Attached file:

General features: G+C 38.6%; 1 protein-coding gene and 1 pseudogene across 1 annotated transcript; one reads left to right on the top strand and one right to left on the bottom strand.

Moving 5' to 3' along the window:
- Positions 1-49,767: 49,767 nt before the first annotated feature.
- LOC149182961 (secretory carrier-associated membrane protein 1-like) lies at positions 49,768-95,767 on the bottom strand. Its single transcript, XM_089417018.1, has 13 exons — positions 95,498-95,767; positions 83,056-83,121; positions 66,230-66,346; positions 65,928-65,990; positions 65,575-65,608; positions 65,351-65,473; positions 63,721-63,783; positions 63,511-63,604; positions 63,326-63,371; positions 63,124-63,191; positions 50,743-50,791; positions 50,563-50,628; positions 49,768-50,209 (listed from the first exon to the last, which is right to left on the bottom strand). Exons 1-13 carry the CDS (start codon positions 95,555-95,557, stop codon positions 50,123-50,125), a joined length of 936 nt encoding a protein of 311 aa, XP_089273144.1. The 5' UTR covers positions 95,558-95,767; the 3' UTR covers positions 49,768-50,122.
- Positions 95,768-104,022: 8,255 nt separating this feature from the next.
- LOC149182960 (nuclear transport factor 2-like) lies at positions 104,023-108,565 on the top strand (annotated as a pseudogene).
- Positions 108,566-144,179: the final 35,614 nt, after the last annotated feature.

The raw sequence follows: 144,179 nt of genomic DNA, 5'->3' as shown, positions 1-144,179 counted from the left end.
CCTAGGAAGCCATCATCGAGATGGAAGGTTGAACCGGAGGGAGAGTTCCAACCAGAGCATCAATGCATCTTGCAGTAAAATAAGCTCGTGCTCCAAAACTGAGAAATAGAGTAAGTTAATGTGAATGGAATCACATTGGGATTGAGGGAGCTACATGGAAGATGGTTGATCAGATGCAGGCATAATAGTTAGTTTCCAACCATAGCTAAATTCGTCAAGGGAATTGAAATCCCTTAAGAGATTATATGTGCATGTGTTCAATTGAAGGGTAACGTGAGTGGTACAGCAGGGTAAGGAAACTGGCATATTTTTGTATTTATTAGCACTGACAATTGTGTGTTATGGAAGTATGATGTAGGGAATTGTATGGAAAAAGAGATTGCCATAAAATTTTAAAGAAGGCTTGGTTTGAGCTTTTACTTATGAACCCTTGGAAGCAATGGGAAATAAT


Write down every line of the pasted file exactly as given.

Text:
General features: G+C 38.6%; 1 protein-coding gene and 1 pseudogene across 1 annotated transcript; one reads left to right on the top strand and one right to left on the bottom strand.

Moving 5' to 3' along the window:
- Positions 1-49,767: 49,767 nt before the first annotated feature.
- LOC149182961 (secretory carrier-associated membrane protein 1-like) lies at positions 49,768-95,767 on the bottom strand. Its single transcript, XM_089417018.1, has 13 exons — positions 95,498-95,767; positions 83,056-83,121; positions 66,230-66,346; positions 65,928-65,990; positions 65,575-65,608; positions 65,351-65,473; positions 63,721-63,783; positions 63,511-63,604; positions 63,326-63,371; positions 63,124-63,191; positions 50,743-50,791; positions 50,563-50,628; positions 49,768-50,209 (listed from the first exon to the last, which is right to left on the bottom strand). Exons 1-13 carry the CDS (start codon positions 95,555-95,557, stop codon positions 50,123-50,125), a joined length of 936 nt encoding a protein of 311 aa, XP_089273144.1. The 5' UTR covers positions 95,558-95,767; the 3' UTR covers positions 49,768-50,122.
- Positions 95,768-104,022: 8,255 nt separating this feature from the next.
- LOC149182960 (nuclear transport factor 2-like) lies at positions 104,023-108,565 on the top strand (annotated as a pseudogene).
- Positions 108,566-144,179: the final 35,614 nt, after the last annotated feature.

The raw sequence follows: 144,179 nt of genomic DNA, 5'->3' as shown, positions 1-144,179 counted from the left end.
CCTAGGAAGCCATCATCGAGATGGAAGGTTGAACCGGAGGGAGAGTTCCAACCAGAGCATCAATGCATCTTGCAGTAAAATAAGCTCGTGCTCCAAAACTGAGAAATAGAGTAAGTTAATGTGAATGGAATCACATTGGGATTGAGGGAGCTACATGGAAGATGGTTGATCAGATGCAGGCATAATAGTTAGTTTCCAACCATAGCTAAATTCGTCAAGGGAATTGAAATCCCTTAAGAGATTATATGTGCATGTGTTCAATTGAAGGGTAACGTGAGTGGTACAGCAGGGTAAGGAAACTGGCATATTTTTGTATTTATTAGCACTGACAATTGTGTGTTATGGAAGTATGATGTAGGGAATTGTATGGAAAAAGAGATTGCCATAAAATTTTAAAGAAGGCTTGGTTTGAGCTTTTACTTATGAACCCTTGGAAGCAATGGGAAATAAT